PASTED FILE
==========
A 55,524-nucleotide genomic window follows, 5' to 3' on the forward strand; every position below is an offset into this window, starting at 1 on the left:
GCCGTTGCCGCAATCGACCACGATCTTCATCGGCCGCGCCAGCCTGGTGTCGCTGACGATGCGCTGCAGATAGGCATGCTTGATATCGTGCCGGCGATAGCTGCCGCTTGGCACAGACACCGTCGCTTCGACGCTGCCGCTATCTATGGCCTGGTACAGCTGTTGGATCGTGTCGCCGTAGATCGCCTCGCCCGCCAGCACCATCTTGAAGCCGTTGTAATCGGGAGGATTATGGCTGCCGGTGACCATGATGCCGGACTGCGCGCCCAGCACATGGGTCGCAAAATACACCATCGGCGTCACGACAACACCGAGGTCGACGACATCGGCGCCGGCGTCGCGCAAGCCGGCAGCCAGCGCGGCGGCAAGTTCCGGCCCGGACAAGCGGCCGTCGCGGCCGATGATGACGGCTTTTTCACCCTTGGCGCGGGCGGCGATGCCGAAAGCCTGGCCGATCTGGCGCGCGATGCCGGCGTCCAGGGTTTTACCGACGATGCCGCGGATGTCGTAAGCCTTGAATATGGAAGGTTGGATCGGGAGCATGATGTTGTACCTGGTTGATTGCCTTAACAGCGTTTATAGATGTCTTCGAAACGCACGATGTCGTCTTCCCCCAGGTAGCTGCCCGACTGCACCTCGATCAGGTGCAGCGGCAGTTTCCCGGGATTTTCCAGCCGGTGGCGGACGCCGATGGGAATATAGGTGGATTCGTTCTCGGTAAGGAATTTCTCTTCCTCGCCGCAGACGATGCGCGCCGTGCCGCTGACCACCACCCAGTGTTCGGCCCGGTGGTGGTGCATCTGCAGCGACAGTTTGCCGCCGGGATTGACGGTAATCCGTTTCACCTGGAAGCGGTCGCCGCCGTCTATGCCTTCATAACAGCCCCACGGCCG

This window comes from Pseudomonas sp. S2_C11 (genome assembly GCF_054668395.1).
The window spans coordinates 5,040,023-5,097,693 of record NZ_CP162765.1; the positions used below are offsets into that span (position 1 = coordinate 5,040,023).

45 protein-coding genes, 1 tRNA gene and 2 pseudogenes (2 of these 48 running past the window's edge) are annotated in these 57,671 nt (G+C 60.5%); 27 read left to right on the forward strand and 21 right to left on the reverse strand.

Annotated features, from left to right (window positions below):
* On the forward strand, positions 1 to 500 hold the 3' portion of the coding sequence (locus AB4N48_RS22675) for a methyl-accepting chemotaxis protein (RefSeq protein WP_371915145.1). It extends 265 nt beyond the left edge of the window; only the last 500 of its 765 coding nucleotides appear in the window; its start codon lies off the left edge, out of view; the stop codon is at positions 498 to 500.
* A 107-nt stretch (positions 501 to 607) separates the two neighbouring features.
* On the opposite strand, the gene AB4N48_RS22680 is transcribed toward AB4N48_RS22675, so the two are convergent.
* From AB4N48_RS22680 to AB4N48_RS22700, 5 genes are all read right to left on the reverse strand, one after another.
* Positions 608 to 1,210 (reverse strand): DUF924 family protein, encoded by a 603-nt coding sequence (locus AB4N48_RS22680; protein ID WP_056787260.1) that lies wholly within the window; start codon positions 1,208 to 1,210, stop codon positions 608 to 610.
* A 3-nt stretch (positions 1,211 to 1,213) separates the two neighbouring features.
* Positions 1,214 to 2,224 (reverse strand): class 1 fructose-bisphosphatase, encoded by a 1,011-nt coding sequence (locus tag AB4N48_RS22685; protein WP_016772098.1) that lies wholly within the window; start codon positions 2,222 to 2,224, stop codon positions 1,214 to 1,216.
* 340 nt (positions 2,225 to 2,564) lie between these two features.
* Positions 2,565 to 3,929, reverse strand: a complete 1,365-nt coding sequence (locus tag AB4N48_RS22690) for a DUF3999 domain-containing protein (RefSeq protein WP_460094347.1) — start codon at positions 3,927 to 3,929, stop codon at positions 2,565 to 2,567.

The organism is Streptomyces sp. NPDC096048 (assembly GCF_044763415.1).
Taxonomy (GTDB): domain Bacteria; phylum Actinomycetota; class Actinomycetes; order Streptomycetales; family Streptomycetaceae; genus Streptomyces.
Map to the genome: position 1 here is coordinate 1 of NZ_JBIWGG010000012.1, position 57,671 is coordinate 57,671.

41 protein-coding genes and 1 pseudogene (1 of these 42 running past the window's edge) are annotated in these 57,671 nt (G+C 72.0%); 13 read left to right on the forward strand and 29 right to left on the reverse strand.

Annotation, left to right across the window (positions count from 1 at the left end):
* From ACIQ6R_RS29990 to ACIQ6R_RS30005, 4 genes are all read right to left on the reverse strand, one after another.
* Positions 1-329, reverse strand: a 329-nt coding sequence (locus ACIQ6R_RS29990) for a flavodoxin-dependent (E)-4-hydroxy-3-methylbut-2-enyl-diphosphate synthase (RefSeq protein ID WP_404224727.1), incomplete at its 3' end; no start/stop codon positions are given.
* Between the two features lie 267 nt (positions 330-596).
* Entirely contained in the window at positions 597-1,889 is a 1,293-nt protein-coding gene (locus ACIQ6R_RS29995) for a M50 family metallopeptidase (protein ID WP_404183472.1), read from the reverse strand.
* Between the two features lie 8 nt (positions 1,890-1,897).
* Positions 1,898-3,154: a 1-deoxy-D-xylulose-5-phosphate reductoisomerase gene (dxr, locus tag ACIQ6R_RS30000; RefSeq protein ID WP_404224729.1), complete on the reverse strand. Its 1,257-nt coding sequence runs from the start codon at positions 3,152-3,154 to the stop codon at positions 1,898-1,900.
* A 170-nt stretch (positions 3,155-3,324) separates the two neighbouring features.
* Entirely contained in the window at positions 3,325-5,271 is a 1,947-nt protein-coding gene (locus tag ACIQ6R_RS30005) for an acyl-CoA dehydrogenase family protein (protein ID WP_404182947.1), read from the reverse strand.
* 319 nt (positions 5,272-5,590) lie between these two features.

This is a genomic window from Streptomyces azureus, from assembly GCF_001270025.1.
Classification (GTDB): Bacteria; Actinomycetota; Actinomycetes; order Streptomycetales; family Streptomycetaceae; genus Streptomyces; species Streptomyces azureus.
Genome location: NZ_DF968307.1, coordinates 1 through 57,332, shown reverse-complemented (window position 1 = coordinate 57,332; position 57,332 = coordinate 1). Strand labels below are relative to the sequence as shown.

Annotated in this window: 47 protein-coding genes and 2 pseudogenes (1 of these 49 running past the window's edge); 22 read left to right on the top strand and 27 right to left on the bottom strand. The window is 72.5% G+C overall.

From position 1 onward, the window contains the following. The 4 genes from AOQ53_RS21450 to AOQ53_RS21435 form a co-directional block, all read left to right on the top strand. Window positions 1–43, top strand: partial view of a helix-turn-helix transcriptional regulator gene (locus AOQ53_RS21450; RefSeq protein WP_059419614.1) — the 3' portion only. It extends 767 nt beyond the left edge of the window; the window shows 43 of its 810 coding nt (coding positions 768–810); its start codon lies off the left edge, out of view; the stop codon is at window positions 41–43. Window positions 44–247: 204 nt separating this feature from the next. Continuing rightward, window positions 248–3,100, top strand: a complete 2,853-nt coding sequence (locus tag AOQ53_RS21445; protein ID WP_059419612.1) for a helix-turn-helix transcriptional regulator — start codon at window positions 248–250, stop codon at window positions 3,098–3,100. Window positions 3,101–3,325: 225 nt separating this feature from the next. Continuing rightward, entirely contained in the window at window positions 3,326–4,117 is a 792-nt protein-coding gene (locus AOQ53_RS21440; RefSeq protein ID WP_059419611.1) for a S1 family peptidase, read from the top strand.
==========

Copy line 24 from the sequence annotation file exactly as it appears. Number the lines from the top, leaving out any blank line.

* Entirely contained in the window at positions 597-1,889 is a 1,293-nt protein-coding gene (locus ACIQ6R_RS29995) for a M50 family metallopeptidase (protein ID WP_404183472.1), read from the reverse strand.